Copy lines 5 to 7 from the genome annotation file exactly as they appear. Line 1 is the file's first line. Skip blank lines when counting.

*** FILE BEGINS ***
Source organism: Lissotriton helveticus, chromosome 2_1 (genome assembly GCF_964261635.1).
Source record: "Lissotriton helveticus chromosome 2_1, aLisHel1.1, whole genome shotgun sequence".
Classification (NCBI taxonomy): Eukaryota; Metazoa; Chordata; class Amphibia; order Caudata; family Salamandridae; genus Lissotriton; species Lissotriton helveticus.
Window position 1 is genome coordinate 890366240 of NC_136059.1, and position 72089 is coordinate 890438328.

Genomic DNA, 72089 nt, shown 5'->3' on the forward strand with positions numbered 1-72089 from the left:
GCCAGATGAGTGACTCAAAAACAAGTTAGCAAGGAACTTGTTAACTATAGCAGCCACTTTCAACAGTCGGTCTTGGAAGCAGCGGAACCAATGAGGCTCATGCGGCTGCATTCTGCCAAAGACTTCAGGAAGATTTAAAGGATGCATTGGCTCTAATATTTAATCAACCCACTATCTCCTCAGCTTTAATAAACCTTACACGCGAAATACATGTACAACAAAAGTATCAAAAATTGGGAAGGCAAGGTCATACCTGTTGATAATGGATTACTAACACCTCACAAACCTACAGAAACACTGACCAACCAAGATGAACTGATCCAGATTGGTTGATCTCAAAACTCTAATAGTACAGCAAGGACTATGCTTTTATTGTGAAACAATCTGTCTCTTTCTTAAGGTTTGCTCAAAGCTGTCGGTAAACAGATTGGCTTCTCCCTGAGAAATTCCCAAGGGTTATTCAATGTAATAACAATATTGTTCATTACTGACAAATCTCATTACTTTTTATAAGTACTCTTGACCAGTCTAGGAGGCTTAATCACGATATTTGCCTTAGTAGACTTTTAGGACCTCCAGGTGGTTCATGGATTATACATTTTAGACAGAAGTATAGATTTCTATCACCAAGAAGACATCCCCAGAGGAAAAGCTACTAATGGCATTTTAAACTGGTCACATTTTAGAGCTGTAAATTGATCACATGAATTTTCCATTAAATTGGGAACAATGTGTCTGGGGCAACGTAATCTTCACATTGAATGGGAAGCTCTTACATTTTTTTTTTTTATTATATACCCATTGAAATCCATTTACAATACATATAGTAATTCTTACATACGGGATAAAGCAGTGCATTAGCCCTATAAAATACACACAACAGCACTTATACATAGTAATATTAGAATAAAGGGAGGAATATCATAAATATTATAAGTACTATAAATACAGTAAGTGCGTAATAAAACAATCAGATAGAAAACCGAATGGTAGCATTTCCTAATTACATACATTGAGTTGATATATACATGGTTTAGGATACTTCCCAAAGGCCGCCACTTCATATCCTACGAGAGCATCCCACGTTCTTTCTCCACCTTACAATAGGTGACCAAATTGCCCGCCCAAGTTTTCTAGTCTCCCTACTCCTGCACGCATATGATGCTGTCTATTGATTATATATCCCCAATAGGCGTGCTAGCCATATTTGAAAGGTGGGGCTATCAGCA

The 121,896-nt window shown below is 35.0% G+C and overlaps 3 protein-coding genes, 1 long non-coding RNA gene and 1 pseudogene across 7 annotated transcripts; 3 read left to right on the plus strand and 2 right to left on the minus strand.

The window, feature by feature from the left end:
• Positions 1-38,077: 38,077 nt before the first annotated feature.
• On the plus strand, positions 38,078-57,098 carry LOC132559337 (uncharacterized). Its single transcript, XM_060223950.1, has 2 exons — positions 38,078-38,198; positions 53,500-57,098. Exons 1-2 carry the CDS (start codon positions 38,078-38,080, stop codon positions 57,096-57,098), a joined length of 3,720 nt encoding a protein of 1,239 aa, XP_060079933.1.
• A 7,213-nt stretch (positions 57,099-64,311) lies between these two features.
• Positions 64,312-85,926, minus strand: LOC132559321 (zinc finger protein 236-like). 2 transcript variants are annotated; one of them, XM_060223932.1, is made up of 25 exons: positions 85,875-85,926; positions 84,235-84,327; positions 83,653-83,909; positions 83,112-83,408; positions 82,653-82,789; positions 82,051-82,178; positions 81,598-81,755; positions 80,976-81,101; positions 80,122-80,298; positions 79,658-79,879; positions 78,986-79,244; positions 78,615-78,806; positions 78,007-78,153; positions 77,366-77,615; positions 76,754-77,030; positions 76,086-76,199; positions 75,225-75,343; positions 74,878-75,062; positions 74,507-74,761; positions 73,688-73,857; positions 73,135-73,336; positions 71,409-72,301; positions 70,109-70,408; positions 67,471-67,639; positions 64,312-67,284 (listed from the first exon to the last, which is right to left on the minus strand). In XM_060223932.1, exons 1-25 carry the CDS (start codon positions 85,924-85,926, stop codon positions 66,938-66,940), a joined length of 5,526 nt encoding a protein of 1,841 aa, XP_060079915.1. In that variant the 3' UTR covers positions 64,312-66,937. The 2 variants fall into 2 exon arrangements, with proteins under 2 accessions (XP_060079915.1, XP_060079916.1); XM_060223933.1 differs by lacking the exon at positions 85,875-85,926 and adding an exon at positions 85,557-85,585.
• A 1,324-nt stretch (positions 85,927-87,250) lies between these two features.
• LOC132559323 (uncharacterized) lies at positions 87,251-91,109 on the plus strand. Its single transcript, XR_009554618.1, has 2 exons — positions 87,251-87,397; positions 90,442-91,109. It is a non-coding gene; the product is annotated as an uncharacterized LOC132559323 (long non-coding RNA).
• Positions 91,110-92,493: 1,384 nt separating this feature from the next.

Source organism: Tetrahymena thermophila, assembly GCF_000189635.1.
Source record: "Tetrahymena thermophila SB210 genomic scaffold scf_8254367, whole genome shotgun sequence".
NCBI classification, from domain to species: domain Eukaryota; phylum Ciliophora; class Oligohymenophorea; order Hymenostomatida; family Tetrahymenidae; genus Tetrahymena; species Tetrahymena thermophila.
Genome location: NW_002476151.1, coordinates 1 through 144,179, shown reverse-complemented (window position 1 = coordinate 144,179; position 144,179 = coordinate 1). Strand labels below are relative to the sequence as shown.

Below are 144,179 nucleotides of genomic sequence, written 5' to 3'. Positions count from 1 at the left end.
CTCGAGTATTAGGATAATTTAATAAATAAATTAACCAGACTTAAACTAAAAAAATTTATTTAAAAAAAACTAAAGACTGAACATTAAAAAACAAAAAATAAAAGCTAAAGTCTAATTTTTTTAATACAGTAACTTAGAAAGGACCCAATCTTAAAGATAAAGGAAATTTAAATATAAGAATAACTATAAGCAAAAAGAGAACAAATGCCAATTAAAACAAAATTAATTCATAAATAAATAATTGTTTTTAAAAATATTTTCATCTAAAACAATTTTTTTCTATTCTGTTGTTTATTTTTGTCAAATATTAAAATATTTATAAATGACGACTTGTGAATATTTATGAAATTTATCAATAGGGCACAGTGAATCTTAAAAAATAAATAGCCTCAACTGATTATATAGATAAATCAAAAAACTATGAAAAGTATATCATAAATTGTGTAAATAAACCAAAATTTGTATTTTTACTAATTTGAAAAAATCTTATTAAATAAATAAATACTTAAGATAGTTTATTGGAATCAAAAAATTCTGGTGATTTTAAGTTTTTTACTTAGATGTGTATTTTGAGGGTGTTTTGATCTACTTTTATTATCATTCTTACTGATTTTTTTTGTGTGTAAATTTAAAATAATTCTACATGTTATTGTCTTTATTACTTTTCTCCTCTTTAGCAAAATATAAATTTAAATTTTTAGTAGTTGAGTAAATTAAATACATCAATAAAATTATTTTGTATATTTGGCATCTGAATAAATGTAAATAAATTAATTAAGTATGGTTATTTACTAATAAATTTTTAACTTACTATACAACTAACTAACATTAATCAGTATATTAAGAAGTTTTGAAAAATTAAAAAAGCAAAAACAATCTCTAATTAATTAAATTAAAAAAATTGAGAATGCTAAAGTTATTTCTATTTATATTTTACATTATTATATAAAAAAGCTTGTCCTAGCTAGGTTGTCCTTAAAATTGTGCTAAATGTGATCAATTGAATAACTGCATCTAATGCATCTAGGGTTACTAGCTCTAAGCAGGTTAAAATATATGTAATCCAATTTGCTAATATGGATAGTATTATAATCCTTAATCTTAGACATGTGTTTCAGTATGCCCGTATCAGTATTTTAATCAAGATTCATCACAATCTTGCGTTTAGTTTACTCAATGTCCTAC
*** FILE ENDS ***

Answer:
Genomic DNA, 72089 nt, shown 5'->3' on the forward strand with positions numbered 1-72089 from the left:
GCCAGATGAGTGACTCAAAAACAAGTTAGCAAGGAACTTGTTAACTATAGCAGCCACTTTCAACAGTCGGTCTTGGAAGCAGCGGAACCAATGAGGCTCATGCGGCTGCATTCTGCCAAAGACTTCAGGAAGATTTAAAGGATGCATTGGCTCTAATATTTAATCAACCCACTATCTCCTCAGCTTTAATAAACCTTACACGCGAAATACATGTACAACAAAAGTATCAAAAATTGGGAAGGCAAGGTCATACCTGTTGATAATGGATTACTAACACCTCACAAACCTACAGAAACACTGACCAACCAAGATGAACTGATCCAGATTGGTTGATCTCAAAACTCTAATAGTACAGCAAGGACTATGCTTTTATTGTGAAACAATCTGTCTCTTTCTTAAGGTTTGCTCAAAGCTGTCGGTAAACAGATTGGCTTCTCCCTGAGAAATTCCCAAGGGTTATTCAATGTAATAACAATATTGTTCATTACTGACAAATCTCATTACTTTTTATAAGTACTCTTGACCAGTCTAGGAGGCTTAATCACGATATTTGCCTTAGTAGACTTTTAGGACCTCCAGGTGGTTCATGGATTATACATTTTAGACAGAAGTATAGATTTCTATCACCAAGAAGACATCCCCAGAGGAAAAGCTACTAATGGCATTTTAAACTGGTCACATTTTAGAGCTGTAAATTGATCACATGAATTTTCCATTAAATTGGGAACAATGTGTCTGGGGCAACGTAATCTTCACATTGAATGGGAAGCTCTTACATTTTTTTTTTTTATTATATACCCATTGAAATCCATTTACAATACATATAGTAATTCTTACATACGGGATAAAGCAGTGCATTAGCCCTATAAAATACACACAACAGCACTTATACATAGTAATATTAGAATAAAGGGAGGAATATCATAAATATTATAAGTACTATAAATACAGTAAGTGCGTAATAAAACAATCAGATAGAAAACCGAATGGTAGCATTTCCTAATTACATACATTGAGTTGATATATACATGGTTTAGGATACTTCCCAAAGGCCGCCACTTCATATCCTACGAGAGCATCCCACGTTCTTTCTCCACCTTACAATAGGTGACCAAATTGCCCGCCCAAGTTTTCTAGTCTCCCTACTCCTGCACGCATATGATGCTGTCTATTGATTATATATCCCCAATAGGCGTGCTAGCCATATTTGAAAGGTGGGGCTATCAGCA

The 121,896-nt window shown below is 35.0% G+C and overlaps 3 protein-coding genes, 1 long non-coding RNA gene and 1 pseudogene across 7 annotated transcripts; 3 read left to right on the plus strand and 2 right to left on the minus strand.